Autor: prof. Danciu Ioana-Elena
Școala Gimnazială Plopeni, Suceava
Pronunciation is an integral part of language learning. Any learner with a goal for learning English for communicative purposes needs to learn the rhythm and intonation of English. Learning about pronunciation develops learners’ abilities to comprehend the spoken language. It also helps learners with the spelling system of English.
Pronunciation can convey grammatical information (rhythm and intonation can perform grammatical functions) and a lack of knowledge in pronunciation can easily affect reading. The first lessons on pronunciation are of great importance; it is the stage where correct pronunciation should be acquired.
A question we need to answer is how good our students’ pronunciation ought to be. There are three levels of English pronunciation:
Level 1: People often don’t understand what you want to say. You use the wrong sounds in English words.
Level 2: People can understand what you want to say, but they have to concentrate to understand you.
Level 3: People can understand you easily. Your pronunciation is clear and pleasant.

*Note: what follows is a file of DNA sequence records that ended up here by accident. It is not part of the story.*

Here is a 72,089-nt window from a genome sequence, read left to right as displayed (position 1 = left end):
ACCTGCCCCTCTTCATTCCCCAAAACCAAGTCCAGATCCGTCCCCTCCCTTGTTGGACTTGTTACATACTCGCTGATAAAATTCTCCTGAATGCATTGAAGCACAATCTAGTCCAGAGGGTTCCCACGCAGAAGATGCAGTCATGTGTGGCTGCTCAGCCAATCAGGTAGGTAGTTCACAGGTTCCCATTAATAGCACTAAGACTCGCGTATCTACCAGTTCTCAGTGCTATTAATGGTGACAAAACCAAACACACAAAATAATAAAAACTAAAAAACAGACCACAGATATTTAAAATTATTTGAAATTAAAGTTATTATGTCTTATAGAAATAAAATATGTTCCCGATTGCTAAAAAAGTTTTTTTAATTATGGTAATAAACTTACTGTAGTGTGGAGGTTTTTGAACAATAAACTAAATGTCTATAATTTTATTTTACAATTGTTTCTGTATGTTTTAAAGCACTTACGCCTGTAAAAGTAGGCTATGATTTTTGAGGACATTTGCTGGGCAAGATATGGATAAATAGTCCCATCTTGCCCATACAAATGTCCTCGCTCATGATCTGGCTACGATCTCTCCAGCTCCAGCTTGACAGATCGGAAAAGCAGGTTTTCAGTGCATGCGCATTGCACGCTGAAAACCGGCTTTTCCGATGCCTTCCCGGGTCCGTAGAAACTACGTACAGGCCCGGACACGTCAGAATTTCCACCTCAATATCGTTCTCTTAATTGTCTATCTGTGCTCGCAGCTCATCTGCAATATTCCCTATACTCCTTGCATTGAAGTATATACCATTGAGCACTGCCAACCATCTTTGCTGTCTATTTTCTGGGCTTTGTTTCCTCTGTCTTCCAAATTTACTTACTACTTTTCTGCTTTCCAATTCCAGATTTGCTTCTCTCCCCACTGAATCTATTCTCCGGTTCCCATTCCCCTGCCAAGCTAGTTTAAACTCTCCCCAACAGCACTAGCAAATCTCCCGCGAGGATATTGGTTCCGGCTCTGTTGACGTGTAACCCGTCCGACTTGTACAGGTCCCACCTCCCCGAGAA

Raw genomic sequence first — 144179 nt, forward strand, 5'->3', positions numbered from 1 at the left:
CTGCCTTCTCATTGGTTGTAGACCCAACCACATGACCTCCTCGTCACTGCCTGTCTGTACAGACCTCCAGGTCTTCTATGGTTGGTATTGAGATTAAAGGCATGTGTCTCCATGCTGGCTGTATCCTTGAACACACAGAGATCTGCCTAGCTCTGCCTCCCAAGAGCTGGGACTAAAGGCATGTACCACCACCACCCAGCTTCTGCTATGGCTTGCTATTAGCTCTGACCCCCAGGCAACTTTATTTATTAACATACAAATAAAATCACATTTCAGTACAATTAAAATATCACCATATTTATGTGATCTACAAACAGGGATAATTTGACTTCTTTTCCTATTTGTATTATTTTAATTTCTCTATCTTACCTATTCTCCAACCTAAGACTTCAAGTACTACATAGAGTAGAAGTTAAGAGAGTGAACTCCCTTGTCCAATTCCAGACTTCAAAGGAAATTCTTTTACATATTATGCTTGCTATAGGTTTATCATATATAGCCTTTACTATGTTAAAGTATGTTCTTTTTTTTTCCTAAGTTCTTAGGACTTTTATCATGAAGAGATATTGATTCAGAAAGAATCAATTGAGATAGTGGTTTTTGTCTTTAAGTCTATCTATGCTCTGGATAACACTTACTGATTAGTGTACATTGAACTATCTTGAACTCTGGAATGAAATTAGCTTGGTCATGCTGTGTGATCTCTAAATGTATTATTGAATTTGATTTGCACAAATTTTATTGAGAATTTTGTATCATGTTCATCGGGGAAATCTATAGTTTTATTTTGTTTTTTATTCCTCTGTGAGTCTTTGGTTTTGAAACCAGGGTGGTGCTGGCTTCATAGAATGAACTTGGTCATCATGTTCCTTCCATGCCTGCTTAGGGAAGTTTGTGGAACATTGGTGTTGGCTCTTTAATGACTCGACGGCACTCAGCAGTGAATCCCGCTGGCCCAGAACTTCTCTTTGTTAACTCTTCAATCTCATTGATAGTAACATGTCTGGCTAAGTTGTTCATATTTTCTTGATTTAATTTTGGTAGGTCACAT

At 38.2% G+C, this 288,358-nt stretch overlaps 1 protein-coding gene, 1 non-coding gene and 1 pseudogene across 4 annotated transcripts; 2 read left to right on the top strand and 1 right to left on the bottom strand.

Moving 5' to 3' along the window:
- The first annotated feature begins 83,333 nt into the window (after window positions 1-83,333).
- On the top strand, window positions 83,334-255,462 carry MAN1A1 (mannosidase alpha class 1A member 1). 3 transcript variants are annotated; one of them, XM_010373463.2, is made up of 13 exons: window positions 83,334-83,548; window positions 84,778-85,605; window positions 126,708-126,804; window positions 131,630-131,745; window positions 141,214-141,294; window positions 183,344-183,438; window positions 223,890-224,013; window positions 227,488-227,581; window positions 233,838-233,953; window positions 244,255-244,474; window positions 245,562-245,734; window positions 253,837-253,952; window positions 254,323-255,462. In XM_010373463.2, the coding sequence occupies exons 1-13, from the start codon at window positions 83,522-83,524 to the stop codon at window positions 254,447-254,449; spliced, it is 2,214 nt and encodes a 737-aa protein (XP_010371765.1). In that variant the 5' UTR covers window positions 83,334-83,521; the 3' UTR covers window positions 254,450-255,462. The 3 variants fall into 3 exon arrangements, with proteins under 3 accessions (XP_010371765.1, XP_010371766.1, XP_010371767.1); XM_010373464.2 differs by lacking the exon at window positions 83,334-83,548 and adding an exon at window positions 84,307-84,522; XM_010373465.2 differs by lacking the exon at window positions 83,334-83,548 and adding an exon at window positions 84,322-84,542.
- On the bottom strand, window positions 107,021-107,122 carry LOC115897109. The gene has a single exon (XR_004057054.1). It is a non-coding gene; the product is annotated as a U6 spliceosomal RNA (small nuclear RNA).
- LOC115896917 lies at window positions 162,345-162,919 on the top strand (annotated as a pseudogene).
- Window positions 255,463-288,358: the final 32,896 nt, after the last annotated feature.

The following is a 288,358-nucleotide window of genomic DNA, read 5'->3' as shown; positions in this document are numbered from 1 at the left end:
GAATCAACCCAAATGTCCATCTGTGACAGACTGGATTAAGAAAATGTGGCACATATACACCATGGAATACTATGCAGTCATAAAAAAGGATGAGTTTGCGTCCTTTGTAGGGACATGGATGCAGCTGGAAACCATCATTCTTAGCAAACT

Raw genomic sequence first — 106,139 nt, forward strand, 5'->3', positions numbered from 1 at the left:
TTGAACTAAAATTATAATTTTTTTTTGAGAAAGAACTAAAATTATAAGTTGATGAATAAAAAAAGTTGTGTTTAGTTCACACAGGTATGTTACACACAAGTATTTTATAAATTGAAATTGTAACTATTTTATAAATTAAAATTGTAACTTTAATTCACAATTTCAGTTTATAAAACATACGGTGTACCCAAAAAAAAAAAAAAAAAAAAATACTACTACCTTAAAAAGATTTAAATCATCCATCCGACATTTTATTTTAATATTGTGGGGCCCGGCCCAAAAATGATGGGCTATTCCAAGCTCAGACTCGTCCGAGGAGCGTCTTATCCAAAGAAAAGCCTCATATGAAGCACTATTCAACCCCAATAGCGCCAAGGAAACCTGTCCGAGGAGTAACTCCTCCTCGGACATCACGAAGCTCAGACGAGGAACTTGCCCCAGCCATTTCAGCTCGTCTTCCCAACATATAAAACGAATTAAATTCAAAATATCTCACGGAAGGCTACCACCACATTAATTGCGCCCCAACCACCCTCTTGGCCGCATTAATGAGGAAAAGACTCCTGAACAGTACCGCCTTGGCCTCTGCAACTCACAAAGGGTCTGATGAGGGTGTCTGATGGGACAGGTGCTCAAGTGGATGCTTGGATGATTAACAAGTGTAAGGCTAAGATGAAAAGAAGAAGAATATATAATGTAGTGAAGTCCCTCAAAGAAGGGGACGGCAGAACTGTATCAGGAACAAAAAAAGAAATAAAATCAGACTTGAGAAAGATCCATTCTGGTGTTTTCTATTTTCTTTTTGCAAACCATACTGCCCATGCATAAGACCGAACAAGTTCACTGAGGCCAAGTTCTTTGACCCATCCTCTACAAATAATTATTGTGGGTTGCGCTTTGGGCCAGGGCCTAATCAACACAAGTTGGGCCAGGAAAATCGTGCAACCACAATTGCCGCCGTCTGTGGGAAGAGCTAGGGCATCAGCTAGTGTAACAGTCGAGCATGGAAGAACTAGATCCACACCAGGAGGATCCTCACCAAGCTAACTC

A clear focus on these levels of pronunciation makes us realize that we should be happy if our students can at least make themselves understood. According to Martin Hewings, it is now generally accepted that the target of a ‘native-speaker pronunciation’ is unachievable for the vast majority of learners of a second or foreign language even if a native-speaker variety is the target model chosen.
However, for the vast majority of learners, a native-speaker pronunciation is neither necessary nor even desirable. The aim of most is to achieve an easily understandable pronunciation in most situations with most people with both native and non-native English speakers.
The degree to which students acquire ‘perfect pronunciation’ (Harmer 2004, 184) seems to depend on their attitude to how they speak and how well they hear. Frequently foreign language speakers want to retain their own accent when they speak the foreign language because that is part of their identity. So, for example, an Italian would prefer to be identified as an Italian who speaks English very well rather than simply a non-native speaker of English.
Under the pressure of such cultural considerations it has become customary for language teachers to consider intelligibility as the main goal of pronunciation teaching. This means that the learners should be able to use pronunciation which is good enough for them to be always understood. If their pronunciation is not up to this standard, then there is a serious danger that they will fail to communicate effectively. (fragment)